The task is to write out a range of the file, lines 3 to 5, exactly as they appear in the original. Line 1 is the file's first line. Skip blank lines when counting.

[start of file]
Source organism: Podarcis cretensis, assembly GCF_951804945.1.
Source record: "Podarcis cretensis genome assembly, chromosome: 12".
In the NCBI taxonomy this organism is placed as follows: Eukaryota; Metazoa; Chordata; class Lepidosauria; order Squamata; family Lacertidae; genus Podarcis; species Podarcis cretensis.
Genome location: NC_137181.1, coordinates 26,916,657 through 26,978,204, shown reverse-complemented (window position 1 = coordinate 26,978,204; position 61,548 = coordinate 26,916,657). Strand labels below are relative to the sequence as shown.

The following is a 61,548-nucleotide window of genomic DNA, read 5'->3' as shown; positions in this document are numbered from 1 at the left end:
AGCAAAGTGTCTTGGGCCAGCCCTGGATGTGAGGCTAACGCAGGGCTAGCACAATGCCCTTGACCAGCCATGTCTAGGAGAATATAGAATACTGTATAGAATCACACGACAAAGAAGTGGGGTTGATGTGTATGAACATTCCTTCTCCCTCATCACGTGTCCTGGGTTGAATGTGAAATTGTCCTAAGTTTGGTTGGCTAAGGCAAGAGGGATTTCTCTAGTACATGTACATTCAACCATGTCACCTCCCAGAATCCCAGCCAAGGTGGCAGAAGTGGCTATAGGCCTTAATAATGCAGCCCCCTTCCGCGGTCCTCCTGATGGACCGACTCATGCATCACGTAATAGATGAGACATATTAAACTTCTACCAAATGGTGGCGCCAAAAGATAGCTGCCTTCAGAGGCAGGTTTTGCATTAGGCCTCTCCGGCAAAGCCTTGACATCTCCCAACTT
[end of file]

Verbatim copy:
In the NCBI taxonomy this organism is placed as follows: Eukaryota; Metazoa; Chordata; class Lepidosauria; order Squamata; family Lacertidae; genus Podarcis; species Podarcis cretensis.
Genome location: NC_137181.1, coordinates 26,916,657 through 26,978,204, shown reverse-complemented (window position 1 = coordinate 26,978,204; position 61,548 = coordinate 26,916,657). Strand labels below are relative to the sequence as shown.

The following is a 61,548-nucleotide window of genomic DNA, read 5'->3' as shown; positions in this document are numbered from 1 at the left end: